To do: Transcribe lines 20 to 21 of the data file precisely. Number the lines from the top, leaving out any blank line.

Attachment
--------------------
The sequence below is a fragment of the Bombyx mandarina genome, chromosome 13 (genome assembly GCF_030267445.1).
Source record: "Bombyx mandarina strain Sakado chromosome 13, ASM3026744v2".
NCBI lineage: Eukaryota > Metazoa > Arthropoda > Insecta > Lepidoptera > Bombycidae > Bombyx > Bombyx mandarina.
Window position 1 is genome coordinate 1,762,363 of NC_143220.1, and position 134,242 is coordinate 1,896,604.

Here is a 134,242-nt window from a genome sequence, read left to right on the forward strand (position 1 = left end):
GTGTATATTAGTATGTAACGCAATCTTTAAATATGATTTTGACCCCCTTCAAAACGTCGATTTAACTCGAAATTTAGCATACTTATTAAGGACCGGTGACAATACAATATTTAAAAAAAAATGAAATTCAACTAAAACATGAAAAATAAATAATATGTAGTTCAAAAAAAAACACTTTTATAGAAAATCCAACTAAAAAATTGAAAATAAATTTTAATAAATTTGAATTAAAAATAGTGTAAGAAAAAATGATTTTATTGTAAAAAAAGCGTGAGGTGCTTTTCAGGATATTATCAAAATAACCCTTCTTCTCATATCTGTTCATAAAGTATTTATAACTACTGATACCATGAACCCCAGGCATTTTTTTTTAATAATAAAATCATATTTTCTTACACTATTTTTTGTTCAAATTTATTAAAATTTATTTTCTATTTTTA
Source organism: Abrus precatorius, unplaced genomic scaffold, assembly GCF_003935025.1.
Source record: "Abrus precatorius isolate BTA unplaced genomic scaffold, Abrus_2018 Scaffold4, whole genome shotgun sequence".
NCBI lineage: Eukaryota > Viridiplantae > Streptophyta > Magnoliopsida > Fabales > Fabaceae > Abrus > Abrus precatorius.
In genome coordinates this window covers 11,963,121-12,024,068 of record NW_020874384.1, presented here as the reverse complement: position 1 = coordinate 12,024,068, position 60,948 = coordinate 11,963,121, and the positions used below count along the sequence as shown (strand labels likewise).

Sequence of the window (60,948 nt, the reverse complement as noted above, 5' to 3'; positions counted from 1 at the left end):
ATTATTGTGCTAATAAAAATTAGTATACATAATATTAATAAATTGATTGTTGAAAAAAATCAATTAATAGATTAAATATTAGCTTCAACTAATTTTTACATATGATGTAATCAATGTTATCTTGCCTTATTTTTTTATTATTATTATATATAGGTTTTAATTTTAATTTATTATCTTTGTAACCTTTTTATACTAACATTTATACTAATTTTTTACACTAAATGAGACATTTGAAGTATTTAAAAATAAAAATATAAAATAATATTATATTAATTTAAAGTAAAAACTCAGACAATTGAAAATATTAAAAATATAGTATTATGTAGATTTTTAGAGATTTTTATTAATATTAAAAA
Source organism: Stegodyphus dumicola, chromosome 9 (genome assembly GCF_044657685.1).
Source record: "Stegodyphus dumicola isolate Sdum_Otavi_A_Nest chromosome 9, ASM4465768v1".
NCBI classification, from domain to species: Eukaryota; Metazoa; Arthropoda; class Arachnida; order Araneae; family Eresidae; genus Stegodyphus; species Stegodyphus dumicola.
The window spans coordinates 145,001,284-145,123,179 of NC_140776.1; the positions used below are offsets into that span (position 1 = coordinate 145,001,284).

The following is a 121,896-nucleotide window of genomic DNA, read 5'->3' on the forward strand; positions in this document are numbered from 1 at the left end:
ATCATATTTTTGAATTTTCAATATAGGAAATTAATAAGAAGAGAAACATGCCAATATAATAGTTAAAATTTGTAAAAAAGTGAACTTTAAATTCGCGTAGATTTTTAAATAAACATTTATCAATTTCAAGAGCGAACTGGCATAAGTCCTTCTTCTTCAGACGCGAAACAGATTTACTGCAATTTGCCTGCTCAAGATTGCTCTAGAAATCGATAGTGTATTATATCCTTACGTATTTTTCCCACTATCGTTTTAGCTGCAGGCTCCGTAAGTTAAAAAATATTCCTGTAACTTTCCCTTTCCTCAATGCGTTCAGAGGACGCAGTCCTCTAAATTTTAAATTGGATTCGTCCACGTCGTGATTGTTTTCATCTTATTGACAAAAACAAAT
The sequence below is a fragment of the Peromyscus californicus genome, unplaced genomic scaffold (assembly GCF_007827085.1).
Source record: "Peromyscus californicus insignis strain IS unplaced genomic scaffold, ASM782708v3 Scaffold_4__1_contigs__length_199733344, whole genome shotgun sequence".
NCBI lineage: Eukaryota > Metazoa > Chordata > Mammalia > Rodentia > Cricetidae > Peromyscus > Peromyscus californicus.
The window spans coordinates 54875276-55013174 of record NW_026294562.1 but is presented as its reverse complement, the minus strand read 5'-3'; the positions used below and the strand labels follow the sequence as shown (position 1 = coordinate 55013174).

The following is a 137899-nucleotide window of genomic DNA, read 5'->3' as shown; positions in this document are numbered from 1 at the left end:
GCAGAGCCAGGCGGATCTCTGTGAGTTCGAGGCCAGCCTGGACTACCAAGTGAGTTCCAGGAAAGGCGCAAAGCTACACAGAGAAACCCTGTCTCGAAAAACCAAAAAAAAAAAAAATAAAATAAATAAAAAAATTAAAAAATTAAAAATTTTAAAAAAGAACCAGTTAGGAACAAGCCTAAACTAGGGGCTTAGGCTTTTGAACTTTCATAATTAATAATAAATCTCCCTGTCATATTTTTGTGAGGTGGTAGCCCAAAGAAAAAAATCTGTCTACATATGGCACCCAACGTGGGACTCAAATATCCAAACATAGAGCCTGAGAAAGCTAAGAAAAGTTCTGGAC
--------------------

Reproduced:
Source record: "Peromyscus californicus insignis strain IS unplaced genomic scaffold, ASM782708v3 Scaffold_4__1_contigs__length_199733344, whole genome shotgun sequence".
NCBI lineage: Eukaryota > Metazoa > Chordata > Mammalia > Rodentia > Cricetidae > Peromyscus > Peromyscus californicus.